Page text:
The ‘landform’ houses the two lecture theatres. These geomorphic forms rise out of the volcanic geology of the region (lying buried below the ground surface). The smaller of the two theatres slides out of the other. This cave-like form offers the necessary architectural attributes to control the interior conditions required for high-tech audio-visual lecture theatres.The ‘sky’ encloses the multifunctional space by way of clouds clinging to the landform and covering the plateau below. This floating series of roofs allows a flexibility of function to occur below by way of operable walls and furniture arrangement. The layering of roofs in a saw-tooth formation also allows natural light to enter the space like sun through the clouds.
The building seeks to respond to its unique context and location in the Pacific Rim by acknowledging the local aspects of the site and the culture of Auckland. The geomorphology of the site has evolved from unique events both volcanic and subsequently sedimentary and metamorphic. This has left a 'geological encryption' seen in the stratification of the surrounding landform. Auckland has one of the largest and most diverse populations of Polynesian people in the world. Tattooing is common to all these cultures. This 'cultural encryption' can be seen in a cross-section of Auckland's people.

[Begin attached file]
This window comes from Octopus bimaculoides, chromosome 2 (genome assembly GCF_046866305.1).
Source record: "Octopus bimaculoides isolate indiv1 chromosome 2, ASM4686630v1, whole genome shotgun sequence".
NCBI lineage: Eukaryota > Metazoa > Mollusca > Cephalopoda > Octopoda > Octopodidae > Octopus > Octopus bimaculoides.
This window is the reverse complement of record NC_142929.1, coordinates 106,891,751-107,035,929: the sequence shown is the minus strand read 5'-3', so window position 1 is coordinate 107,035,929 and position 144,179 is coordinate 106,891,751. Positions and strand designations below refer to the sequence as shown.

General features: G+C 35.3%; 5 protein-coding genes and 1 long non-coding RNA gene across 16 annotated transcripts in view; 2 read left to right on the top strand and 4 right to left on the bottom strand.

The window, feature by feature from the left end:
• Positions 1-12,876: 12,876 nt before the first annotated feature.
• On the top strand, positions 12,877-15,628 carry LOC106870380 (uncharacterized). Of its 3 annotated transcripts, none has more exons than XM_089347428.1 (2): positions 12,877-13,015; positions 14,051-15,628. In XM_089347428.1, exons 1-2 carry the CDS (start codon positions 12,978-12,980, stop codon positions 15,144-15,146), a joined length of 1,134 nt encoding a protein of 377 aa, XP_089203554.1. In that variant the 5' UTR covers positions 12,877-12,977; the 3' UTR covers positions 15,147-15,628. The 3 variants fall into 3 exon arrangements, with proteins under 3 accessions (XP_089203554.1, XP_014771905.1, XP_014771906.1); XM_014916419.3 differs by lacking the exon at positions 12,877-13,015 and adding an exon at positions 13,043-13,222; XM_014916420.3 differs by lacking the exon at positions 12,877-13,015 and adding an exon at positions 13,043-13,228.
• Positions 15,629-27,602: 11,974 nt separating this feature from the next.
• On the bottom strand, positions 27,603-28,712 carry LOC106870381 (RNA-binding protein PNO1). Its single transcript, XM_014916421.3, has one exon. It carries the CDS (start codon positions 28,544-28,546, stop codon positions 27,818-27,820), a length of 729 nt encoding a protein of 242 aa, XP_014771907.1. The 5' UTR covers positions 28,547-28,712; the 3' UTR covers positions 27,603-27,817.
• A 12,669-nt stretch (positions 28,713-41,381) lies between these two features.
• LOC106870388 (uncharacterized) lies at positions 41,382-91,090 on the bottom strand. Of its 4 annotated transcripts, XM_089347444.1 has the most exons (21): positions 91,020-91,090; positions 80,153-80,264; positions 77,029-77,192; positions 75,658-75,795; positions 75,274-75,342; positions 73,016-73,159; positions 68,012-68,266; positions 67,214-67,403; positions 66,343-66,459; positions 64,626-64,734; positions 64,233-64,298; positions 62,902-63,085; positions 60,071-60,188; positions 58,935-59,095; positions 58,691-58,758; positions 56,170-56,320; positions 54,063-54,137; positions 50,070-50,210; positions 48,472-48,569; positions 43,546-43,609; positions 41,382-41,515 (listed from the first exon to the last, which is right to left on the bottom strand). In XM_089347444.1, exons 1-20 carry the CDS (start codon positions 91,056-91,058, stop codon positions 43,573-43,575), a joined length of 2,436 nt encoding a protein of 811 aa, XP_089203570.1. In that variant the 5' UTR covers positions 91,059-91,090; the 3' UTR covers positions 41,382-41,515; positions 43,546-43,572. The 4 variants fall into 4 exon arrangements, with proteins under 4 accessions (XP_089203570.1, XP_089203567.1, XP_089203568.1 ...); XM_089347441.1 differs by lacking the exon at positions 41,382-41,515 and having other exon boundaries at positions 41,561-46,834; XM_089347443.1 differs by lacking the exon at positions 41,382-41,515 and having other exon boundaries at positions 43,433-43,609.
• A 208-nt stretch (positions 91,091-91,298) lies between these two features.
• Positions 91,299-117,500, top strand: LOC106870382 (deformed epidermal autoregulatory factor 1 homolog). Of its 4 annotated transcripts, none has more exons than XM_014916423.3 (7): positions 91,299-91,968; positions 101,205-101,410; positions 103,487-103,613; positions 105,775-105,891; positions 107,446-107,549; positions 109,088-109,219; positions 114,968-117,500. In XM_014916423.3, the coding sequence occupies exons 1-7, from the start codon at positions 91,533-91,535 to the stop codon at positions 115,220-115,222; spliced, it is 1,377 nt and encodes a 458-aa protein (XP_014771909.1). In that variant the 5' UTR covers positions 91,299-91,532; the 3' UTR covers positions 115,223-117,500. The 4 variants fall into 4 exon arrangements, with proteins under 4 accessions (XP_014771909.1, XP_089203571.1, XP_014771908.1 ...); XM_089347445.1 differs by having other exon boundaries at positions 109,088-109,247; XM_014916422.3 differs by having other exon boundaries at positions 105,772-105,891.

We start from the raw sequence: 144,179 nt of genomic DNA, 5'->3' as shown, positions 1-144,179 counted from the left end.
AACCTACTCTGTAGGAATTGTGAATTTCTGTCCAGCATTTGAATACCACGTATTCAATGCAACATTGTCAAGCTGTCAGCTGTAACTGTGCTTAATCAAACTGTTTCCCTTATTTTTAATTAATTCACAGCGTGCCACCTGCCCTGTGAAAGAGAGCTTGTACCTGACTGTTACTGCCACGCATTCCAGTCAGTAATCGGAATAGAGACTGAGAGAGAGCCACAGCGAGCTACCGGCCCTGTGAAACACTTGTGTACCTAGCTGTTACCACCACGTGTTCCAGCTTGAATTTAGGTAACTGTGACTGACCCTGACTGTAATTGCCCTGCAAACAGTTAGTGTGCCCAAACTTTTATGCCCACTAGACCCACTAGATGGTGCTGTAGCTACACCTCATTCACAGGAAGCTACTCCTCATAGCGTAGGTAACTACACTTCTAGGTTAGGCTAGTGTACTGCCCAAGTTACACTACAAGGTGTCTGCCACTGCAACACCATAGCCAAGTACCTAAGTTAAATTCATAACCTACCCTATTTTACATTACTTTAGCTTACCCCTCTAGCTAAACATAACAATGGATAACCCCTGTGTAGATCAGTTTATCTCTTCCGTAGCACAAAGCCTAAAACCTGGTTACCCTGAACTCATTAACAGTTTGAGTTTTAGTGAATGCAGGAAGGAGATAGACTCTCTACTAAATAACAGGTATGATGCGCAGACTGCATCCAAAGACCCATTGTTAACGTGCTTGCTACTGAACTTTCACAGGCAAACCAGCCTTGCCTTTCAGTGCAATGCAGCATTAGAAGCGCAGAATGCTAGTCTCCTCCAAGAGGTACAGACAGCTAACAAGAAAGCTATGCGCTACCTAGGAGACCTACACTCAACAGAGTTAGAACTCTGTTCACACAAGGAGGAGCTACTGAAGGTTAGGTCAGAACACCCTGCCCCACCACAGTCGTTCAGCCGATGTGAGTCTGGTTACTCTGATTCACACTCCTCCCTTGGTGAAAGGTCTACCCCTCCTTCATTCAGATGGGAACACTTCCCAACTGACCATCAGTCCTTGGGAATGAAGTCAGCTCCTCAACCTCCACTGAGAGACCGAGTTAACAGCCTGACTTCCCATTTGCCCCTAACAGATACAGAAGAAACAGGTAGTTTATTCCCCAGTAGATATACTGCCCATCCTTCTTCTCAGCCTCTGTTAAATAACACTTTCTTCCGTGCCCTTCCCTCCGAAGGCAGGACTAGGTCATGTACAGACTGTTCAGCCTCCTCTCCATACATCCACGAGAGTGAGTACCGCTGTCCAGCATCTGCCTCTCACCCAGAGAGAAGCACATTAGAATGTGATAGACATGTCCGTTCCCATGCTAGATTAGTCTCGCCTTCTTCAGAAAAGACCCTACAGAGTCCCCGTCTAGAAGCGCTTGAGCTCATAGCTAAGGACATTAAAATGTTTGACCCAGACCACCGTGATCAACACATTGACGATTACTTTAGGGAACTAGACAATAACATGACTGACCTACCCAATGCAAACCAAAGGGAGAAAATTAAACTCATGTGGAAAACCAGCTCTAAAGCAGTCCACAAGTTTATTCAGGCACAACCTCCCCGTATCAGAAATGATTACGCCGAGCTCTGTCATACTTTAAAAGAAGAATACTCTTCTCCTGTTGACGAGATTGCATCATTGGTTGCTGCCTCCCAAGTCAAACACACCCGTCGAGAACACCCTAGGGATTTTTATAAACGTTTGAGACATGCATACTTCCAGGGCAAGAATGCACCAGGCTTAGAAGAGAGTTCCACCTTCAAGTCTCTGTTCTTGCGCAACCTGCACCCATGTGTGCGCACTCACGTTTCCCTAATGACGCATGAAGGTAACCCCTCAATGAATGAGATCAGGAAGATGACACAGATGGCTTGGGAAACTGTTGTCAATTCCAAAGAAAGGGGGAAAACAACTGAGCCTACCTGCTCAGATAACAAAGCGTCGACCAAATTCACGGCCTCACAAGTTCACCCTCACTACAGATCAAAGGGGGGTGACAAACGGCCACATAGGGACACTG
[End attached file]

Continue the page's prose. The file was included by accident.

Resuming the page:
The building utilises a number of ecologically sustainable principles; mixed mode ventilation, recycled carpet tiles, rainwater harvesting, low energy light fittings, passive solar design and low embodied energy materials.